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Across Karman FAQ

What is the Karman Line? Why “Across Karman”? 

The Karman Line, named after Hungarian-American engineer and physicist Theodore von Kármán, defines the boundary between Earth’s atmosphere and outer space. The Karman Line is 100 kilometers (~62 miles) above sea level and is used by the Fédération Aéronautique Internationale (FAI) and other organizations to define what constitutes “outer space.” However, not everyone defines the boundary between Earth’s atmosphere and space at the Karman Line. The Federal Aviation Administration, NASA, and the U.S. military place the line between outer space and the atmosphere at 50 miles above the Earth’s surface.  

What’s happening in space policy right now?

You don’t have to be a rocket scientist to understand space policy, but we’ll be the first to admit, there’s a lot going on. Space policy consists of the laws, regulations, and actions of governments in relation to their space systems often produced by the private sector. Space policy defines overall goals in both the civilian and military realms. Each nation state has its own national space policy, often focused on placing and monitoring satellites in orbit, conducting scientific research, and exploring the solar system. When space policies align, states can collaborate and share resources to the benefit of all, as we have seen on the International Space Station for the past 20 years. 

International space policy is harder to define, but can be understood by looking at the foundational international space treaties. The original, the Outer Space Treaty, was signed in 1967 and established a few key principles regarding the use of space: that space exploration will be for the benefit of all mankind, that no state can declare sovereignty in outer space, and that states will be responsible for all national space activities (governmental or non-governmental). Additional treaties established guidelines for the rescue of astronauts, liability for damage to spacecraft, and the registration of space activities. A few organizations help to regulate space activities internationally, but for the most part these treaties lay the groundwork for how states can use and explore space. That’s why we created Across Karman: to address the growing need for a collaborative, international and modern approach to space policy.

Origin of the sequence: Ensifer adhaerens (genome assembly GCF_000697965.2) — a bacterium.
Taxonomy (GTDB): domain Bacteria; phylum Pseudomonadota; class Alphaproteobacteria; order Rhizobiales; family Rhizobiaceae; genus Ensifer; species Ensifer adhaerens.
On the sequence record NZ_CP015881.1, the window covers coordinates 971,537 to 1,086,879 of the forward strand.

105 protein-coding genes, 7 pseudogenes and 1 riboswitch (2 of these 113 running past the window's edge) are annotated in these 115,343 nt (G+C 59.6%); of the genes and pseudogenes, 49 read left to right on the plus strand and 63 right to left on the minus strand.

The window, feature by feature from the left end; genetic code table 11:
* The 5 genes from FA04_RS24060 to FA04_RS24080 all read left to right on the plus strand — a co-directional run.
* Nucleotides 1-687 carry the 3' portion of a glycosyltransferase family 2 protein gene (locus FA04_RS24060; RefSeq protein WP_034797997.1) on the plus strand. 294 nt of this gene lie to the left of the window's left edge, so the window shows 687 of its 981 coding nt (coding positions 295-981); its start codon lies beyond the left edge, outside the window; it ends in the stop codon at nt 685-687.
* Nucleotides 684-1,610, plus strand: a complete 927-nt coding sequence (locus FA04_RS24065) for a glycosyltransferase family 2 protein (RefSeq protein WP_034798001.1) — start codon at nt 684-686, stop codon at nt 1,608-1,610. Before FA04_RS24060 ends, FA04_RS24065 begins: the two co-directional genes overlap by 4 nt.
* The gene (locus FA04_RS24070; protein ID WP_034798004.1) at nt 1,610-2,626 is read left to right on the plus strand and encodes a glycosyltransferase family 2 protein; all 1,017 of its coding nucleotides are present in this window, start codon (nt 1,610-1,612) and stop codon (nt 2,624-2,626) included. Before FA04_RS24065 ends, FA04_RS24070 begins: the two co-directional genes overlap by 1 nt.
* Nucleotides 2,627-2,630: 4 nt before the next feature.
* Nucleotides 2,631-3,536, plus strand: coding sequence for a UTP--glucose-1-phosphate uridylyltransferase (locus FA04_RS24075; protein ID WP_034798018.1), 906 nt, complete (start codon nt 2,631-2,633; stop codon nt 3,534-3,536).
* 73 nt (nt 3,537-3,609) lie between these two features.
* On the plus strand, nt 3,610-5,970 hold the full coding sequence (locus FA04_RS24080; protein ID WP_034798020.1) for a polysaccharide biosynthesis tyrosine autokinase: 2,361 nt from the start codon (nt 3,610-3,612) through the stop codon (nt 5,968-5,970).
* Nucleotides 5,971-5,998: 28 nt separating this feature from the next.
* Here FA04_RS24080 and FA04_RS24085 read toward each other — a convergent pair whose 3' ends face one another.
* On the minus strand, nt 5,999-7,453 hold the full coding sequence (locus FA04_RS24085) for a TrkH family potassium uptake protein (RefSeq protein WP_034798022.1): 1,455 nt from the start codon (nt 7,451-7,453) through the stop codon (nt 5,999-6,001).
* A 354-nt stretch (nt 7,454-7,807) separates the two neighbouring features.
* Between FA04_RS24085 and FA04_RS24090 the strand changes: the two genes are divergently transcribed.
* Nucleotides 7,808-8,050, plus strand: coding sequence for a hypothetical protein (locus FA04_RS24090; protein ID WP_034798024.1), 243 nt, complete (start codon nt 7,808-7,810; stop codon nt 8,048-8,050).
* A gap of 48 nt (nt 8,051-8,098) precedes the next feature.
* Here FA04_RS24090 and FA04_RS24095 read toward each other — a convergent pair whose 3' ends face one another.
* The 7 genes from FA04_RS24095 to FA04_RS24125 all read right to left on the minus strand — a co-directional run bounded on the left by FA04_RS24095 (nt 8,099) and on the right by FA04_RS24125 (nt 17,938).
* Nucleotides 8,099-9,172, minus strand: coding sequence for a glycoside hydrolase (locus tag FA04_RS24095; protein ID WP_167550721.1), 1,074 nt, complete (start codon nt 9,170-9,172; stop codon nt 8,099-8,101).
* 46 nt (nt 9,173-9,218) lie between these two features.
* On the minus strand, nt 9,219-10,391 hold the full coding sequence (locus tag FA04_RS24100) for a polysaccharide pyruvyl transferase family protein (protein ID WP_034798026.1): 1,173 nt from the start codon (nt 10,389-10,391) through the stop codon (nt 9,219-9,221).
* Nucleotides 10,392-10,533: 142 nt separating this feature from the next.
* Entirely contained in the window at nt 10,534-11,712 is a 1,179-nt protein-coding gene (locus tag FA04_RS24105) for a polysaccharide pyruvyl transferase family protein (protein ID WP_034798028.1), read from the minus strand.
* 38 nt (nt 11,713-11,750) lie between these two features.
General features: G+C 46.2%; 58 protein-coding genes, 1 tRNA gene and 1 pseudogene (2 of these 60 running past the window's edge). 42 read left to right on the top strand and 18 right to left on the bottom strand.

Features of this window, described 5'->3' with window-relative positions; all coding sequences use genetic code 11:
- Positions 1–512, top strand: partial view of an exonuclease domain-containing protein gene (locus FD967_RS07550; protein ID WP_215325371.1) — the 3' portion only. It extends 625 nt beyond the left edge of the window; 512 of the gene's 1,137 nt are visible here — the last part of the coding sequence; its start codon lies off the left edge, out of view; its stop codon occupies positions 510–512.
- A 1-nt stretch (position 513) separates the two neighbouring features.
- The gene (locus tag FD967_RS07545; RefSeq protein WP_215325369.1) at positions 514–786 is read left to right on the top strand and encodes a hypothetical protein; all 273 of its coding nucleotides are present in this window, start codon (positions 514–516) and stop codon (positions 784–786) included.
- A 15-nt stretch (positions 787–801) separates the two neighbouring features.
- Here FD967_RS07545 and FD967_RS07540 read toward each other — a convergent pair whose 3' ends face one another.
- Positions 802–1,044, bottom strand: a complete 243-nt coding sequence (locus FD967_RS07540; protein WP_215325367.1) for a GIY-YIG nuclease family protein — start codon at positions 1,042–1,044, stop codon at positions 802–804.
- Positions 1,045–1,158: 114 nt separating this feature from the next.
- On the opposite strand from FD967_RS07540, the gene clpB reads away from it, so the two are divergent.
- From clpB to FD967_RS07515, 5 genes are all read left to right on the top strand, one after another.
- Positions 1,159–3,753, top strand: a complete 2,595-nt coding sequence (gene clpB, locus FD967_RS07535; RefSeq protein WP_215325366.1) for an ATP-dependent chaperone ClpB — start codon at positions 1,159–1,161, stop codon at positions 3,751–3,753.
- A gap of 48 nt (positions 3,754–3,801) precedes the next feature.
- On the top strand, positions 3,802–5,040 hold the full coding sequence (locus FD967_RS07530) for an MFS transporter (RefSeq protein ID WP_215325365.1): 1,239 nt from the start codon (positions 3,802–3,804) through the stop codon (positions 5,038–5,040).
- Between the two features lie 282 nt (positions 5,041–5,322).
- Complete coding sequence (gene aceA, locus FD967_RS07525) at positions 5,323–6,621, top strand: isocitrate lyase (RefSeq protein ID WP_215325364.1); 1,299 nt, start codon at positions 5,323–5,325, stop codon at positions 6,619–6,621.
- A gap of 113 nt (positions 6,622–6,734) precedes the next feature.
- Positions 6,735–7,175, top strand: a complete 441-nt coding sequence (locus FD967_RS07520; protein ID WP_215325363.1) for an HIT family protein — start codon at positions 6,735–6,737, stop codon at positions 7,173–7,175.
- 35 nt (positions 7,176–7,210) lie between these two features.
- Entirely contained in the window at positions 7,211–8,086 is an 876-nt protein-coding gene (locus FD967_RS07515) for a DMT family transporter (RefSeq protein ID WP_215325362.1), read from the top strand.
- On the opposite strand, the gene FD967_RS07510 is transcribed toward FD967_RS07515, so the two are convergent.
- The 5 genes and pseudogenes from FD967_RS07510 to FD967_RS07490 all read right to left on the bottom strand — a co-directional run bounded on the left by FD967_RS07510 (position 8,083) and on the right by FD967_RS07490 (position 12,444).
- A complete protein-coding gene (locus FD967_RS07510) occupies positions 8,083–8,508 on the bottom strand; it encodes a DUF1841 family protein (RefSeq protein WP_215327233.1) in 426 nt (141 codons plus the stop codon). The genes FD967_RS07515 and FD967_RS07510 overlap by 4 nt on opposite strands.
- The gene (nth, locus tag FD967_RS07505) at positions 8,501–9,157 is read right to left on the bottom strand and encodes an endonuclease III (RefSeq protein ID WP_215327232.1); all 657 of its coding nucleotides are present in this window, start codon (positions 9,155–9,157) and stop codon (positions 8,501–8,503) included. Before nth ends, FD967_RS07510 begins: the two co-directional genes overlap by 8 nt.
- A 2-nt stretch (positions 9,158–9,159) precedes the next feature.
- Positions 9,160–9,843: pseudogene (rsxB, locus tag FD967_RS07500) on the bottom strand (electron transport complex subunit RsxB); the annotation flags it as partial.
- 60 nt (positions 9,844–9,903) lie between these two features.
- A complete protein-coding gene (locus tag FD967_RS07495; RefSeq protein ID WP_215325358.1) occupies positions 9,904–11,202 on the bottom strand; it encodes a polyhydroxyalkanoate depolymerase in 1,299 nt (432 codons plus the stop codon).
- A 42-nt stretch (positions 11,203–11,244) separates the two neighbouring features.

What is the importance of space technology? How can we preserve the space environment for future space technology?

Space technology includes spacecraft, satellites, space stations, support infrastructure equipment, and even counterspace weapons. But it’s more than just the technologies in LEO, GEO, or further out in the solar system–space technology also includes space-enabled critical infrastructure right here on Earth. The navigation, communications, and weather monitoring systems most people use on a regular basis rely heavily on the services provided by satellites, ground stations, and data links. 

Space is becoming increasingly contested as more governments and private corporations increase their rate of launching satellites into orbit. Over time, space debris will accumulate from the remains of defunct satellites and the wreckage of satellite collisions that could make earth’s orbit unsustainable for future satellite operations. States and non-governmental organizations are working to regulate and monitor activities in space, so that we can both usher in a new era of innovation and exploration and keep space operational well into the future. 

Who are the most advanced countries in space technology? 

As space has become more accessible, a greater number of states and non-governmental organizations have developed their own space-faring capabilities. The United States, China, and Russia continue to be major players in the space domain and have the capability to independently launch humans into space. The European Space Agency continues to be a major ally for the United States in civil space endeavors. Other countries–such as India, Great Britain, Japan, and Israel among others–are also building up their national space technologies and capabilities. 

Of course, states are not the only actors in the space realm. Commercial entities across the globe like SpaceX, Virgin Galactic, and One Web are pushing the limits of space utilisation and exploration, as well. Not to mention the growing number of everyday people who are participating in space science, whether that’s through citizen science projects or low-cost hardware initiatives like Cubesats.